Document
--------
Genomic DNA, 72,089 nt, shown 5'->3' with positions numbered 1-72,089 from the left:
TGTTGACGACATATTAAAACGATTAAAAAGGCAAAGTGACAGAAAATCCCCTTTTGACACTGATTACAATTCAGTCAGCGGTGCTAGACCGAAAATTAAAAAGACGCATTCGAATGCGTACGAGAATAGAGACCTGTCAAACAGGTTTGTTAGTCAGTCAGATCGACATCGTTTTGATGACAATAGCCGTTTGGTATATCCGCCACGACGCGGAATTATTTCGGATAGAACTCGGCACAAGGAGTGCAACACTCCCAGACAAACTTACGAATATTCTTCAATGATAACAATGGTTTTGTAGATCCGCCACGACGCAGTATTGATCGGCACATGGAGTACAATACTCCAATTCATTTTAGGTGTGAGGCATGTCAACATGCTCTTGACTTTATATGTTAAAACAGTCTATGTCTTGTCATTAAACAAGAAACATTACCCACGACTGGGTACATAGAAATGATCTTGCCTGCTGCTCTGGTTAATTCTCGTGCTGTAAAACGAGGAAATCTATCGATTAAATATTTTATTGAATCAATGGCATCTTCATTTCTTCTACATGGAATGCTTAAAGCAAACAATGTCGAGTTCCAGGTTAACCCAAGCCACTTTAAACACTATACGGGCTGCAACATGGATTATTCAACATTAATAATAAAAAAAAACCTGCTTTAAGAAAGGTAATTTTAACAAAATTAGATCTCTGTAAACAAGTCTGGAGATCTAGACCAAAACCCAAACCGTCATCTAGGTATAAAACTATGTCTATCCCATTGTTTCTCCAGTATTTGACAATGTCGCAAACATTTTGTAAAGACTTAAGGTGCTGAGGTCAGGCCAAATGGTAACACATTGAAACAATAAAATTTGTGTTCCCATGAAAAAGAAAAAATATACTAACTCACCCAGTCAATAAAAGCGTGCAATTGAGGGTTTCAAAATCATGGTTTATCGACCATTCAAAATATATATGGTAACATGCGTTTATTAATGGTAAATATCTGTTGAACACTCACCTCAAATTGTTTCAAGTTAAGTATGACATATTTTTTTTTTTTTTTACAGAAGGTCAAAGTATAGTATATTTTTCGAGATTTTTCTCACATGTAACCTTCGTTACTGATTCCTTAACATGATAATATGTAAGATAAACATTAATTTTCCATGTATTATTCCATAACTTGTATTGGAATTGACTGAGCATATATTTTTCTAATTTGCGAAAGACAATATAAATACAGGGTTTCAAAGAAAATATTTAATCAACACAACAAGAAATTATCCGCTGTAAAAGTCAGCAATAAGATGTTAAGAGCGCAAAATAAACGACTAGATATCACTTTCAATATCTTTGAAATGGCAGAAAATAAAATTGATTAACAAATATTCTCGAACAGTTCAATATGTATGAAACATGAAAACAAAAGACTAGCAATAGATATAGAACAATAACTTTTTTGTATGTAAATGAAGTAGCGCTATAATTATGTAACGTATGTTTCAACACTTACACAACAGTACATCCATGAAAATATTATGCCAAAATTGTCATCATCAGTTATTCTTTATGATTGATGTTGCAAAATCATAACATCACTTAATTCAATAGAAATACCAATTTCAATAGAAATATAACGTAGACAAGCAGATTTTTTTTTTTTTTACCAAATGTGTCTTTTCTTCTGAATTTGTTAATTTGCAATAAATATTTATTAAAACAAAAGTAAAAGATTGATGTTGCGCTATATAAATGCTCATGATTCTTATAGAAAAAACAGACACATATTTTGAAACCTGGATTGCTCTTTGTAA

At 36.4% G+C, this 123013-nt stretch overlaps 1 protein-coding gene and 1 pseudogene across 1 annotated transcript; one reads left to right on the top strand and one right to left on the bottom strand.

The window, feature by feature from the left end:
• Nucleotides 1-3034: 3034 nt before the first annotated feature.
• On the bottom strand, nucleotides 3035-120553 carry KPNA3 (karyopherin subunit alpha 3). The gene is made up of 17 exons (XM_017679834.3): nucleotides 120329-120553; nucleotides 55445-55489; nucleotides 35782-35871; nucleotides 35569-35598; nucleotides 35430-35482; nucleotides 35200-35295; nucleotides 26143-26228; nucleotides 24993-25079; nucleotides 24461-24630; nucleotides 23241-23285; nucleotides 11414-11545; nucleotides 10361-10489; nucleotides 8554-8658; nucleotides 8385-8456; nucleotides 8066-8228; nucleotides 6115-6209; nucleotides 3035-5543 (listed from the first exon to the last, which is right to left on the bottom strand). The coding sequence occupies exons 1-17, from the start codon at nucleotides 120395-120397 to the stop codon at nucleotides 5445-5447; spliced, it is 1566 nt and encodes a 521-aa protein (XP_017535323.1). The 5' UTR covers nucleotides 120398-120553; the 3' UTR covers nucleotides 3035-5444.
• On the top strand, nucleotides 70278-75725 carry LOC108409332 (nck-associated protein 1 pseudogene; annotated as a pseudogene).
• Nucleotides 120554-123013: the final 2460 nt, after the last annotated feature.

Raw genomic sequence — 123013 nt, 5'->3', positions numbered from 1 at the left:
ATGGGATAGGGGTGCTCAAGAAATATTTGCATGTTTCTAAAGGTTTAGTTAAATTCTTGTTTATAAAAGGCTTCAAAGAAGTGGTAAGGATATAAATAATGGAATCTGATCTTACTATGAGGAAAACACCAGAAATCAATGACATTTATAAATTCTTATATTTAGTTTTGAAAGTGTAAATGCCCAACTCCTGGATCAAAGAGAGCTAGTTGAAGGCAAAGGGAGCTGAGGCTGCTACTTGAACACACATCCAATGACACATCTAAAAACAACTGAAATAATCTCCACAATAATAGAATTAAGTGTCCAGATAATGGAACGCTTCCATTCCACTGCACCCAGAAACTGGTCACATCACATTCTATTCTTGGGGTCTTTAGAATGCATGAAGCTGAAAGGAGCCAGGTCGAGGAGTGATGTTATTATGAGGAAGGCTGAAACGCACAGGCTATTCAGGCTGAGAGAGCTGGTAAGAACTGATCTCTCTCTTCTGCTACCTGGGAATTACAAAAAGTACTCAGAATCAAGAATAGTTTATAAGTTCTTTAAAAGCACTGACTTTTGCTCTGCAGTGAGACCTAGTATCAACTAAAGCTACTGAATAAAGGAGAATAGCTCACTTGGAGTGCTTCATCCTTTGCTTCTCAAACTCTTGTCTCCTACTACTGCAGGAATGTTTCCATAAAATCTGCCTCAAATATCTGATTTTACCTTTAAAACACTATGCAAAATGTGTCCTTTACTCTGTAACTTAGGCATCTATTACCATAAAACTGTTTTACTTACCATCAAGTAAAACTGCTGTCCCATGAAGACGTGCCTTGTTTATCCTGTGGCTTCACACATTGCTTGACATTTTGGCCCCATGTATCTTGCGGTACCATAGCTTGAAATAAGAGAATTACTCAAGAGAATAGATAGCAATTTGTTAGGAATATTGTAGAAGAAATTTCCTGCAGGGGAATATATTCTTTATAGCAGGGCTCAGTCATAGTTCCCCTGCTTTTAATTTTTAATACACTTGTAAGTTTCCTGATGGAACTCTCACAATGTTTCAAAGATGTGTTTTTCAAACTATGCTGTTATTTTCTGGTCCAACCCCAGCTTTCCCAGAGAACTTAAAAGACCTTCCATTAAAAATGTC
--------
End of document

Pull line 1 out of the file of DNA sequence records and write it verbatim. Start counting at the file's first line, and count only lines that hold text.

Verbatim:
Genomic DNA, 72,089 nt, shown 5'->3' with positions numbered 1-72,089 from the left: